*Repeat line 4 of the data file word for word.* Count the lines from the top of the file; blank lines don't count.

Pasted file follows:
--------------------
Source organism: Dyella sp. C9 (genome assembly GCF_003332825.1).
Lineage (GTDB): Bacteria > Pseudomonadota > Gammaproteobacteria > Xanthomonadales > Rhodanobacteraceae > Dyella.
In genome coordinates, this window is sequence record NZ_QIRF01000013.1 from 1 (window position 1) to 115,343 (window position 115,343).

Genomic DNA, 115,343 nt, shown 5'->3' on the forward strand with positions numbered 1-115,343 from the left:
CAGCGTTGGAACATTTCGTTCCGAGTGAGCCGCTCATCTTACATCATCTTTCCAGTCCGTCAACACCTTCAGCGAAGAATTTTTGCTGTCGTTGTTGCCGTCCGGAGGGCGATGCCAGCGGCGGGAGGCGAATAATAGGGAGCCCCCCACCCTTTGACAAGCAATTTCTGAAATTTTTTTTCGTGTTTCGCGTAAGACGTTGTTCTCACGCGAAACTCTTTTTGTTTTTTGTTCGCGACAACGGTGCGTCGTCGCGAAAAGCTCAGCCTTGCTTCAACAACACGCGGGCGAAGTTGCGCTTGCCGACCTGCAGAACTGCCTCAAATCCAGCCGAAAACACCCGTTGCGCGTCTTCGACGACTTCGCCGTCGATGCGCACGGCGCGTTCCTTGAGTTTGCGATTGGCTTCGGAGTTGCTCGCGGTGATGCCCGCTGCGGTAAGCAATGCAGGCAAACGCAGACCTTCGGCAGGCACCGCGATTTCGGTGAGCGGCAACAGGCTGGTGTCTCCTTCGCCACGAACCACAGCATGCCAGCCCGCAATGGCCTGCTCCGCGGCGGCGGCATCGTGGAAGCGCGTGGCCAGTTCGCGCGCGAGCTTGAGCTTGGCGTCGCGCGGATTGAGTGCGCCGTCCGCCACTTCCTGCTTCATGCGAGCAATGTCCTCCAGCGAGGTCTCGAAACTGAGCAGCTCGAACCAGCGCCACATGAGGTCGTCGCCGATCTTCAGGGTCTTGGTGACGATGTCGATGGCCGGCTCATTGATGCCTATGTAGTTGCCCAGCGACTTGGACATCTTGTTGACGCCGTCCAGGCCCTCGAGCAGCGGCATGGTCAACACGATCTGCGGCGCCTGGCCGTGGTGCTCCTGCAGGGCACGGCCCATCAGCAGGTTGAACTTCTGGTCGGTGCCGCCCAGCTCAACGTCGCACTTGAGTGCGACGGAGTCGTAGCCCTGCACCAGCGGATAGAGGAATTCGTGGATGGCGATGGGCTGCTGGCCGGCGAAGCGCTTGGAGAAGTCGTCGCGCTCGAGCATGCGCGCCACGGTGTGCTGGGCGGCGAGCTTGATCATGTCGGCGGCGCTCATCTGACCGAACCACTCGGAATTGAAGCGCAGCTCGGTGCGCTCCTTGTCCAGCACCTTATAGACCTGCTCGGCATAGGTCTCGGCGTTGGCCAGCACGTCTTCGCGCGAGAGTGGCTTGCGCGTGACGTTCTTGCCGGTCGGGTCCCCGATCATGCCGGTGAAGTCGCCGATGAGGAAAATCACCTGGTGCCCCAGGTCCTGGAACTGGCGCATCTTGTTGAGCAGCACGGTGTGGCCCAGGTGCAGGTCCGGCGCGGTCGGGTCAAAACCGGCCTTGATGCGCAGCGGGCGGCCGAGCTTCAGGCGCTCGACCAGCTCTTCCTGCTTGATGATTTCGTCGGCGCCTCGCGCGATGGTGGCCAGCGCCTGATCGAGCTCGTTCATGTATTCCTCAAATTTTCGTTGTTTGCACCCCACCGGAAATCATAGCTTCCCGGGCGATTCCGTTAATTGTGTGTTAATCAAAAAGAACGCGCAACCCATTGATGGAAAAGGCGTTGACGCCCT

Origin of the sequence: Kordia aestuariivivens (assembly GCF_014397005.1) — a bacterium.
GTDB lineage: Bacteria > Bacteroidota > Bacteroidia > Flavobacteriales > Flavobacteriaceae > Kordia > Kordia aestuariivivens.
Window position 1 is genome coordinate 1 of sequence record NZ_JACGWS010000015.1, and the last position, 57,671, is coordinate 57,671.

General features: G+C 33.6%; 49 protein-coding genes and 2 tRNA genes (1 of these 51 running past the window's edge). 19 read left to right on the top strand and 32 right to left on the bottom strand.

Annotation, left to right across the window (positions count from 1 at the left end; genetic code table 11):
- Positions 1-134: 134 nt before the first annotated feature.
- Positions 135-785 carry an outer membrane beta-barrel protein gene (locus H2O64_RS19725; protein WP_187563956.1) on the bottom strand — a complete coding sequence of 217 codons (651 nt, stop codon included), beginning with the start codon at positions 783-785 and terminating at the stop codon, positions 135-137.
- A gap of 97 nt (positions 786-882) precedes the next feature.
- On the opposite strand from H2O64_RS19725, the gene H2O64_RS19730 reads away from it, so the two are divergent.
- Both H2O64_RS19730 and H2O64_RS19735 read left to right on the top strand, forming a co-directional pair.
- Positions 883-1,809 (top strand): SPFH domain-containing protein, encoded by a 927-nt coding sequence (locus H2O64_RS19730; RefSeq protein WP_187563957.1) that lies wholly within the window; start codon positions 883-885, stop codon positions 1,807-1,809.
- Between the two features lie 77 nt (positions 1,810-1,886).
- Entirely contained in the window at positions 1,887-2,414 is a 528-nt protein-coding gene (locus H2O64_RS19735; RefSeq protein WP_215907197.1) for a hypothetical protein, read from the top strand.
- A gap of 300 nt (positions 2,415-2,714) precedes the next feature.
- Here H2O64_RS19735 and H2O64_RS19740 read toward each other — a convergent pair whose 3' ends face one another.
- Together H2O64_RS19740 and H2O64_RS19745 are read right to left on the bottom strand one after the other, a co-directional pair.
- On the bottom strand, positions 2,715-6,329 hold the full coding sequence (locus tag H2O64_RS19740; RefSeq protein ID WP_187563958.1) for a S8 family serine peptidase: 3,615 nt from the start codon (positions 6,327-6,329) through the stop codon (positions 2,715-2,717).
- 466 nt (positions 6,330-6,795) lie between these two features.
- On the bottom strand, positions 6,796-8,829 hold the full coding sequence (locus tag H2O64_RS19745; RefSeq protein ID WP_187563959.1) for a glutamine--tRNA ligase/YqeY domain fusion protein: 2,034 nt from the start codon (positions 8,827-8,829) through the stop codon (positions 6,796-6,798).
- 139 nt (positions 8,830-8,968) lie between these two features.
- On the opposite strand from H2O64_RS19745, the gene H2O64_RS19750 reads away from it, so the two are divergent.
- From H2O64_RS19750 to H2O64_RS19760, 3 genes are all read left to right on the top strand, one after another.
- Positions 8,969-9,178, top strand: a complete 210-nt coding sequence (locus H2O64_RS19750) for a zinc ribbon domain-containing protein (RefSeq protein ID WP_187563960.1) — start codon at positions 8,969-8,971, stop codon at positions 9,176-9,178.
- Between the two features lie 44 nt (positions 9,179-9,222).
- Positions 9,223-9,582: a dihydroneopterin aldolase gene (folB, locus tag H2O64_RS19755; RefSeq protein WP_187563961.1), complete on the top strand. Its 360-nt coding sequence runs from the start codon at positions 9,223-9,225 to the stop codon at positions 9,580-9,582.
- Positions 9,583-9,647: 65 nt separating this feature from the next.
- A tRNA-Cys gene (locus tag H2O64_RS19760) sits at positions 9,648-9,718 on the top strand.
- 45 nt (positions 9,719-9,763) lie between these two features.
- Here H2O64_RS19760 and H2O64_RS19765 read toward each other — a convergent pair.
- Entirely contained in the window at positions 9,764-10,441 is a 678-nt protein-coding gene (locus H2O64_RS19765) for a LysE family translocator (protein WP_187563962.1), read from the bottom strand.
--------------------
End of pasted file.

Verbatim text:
Genomic DNA, 115,343 nt, shown 5'->3' on the forward strand with positions numbered 1-115,343 from the left: